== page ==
Tropical Storm Cyclone Ana

Overview

Tropical Storm ANA has caused widespread destruction and triggered flooding across southeast Africa. A low-pressure system initially formed over the east coast of Madagascar on Saturday 22 January 2022 and evolved into a moderate tropical storm, named ANA, making landfall in southeast Africa on Monday 24 January 2022.

 

Heavy rains, flooding and strong winds have displaced households, damaged public and private infrastructure, and caused injuries and fatalities across the region, impacting countries including Mozambique, Malawi, and Zimbabwe.

Impact

 

The impact of Tropical Storm ANA could reach windspeeds up to 80km/h and rainfall up to 150mm/24h, with 360mm/24h reported in some parts of Malawi.

 

According to various sources, a total of 91 deaths have been reported so far with 392,367 people affected:

 

Country   Deaths People Affected
Madagascar 41 c. 130,000
Mozambique * 18 45,395
Malawi ^ 32 216,972
Zimbabwe None reported None reported
TOTAL   91 392,367

 

* UN Office for the Coordination of Humanitarian Affairs (OCHA)

^ Republic of Malawi, Department of Disaster Management Affairs (DoDMA) as of 26 January 2022 and 30 January 2022

 

However, a lack of comprehensive information and low news coverage is proving to make it difficult to understand holistically the full impact of the recent storm in the area.

 

International and Government Agencies

The storm has the potential to affect “highly vulnerable populations who have already recently suffered from natural disasters and conflicts in northern Mozambique” – UN Office for the Coordination of Humanitarian Affairs (OCHA)

 

“Beyond the emergency response we need to make sure that we support those families to rebuild their livelihoods — their fields are submerged and their houses are destroyed … we need to support them to build back safer.” Naemi Heita, International Federation of the Red Cross and Red Crescent Societies

 

“Meanwhile, DoDMA is facilitating the process of restoring power to medical establishments; water treatment and distribution systems; schools and other areas with similar attributes… DoDMA is also working in collaboration with the MDF (Malawi Defence Force) and other stakeholders to reach out to cut-off areas with relief assistance.” Charles Kalemba, Commissioner for Disaster Management Affairs, Office of the President and Cabinet, Republic of Malawi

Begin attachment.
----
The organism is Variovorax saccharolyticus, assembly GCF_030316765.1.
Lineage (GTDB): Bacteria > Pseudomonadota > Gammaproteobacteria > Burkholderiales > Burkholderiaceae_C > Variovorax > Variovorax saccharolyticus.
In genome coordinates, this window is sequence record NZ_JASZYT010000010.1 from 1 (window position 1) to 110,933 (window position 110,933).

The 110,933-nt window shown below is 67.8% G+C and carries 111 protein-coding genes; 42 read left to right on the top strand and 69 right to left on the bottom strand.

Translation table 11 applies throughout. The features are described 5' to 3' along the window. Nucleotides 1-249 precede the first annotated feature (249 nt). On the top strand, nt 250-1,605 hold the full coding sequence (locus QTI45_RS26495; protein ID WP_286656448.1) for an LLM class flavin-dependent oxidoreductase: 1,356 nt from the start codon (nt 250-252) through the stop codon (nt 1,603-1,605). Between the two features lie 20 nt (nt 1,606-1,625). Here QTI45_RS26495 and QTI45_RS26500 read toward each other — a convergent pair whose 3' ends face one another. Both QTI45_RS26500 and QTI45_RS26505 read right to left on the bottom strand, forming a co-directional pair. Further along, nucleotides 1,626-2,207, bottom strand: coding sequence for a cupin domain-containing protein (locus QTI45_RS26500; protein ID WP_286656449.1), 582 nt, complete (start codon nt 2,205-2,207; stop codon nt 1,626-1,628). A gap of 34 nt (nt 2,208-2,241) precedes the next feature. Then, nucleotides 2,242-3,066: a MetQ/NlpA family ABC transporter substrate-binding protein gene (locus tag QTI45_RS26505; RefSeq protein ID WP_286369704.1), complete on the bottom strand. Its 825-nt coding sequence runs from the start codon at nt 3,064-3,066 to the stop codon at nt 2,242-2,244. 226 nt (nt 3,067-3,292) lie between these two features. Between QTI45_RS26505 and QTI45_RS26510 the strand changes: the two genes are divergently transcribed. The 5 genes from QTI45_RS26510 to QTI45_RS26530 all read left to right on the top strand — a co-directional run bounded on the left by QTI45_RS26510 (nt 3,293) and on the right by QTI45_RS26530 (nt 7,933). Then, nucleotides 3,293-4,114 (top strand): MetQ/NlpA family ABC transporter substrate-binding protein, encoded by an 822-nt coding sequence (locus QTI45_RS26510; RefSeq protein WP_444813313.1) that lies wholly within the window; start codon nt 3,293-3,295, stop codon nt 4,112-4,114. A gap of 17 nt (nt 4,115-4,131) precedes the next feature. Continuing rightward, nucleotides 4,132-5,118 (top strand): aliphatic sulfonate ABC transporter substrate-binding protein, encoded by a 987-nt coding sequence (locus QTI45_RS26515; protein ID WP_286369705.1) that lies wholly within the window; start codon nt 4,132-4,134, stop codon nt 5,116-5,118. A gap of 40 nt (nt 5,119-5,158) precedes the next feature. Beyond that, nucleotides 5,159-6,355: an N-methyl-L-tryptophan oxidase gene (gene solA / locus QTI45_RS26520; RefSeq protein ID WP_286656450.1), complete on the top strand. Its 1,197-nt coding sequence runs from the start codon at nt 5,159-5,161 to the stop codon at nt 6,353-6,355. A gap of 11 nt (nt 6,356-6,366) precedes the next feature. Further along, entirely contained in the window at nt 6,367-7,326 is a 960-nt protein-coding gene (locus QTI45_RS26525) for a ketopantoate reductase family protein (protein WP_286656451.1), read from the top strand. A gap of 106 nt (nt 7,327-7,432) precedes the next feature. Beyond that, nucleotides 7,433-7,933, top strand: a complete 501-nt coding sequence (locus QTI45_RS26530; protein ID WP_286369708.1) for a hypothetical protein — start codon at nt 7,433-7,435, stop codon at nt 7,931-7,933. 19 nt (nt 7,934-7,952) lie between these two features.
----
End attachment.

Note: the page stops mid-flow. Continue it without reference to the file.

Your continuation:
Climate Change

Southern African countries have been repeatedly struck by severe storms and cyclones in recent years, which experts say are worsening as waters warm due to the climate emergency.

3 storms hit the region in 2019 alone, starting with Tropical Storm Desmond in January 2019, Cyclone Idai in March 2019 leading Cyclone Kenneth in April 2019.

Climatological statistics indicate the region is prone to storms between October to April, peaking between January to March. However, the frequency of storms has increased with 30 recorded storms this millennium.

 

Footage from Malawi

MapAid has received direct footage of the havoc caused by the storm in Malawi from an associate:


Video by John Adendorff (African Parks, Majete)

 

Need for Relief Supplies

As of 27 January 2022, Malawi had at least 10,159 displaced households directly resulting from the storms. The areas require immediate assistance in the form of food, shelter, sanitation, protection, transport and logistics, health, search and rescue, nutrition, coordination, education and agriculture.

 

What next?

 

At MapAid, we produce maps like the cyclone Ana maps in order to visually illustrate where aid is needed most. But further to that, we want to map solutions and, crucially, where there are gaps in solutions. Using our maps we want to work with local governments, councils and the private sector to resolve the problems which we have highlighted!

 

If so, please get in touch and we will be happy to discuss your ideas.

 

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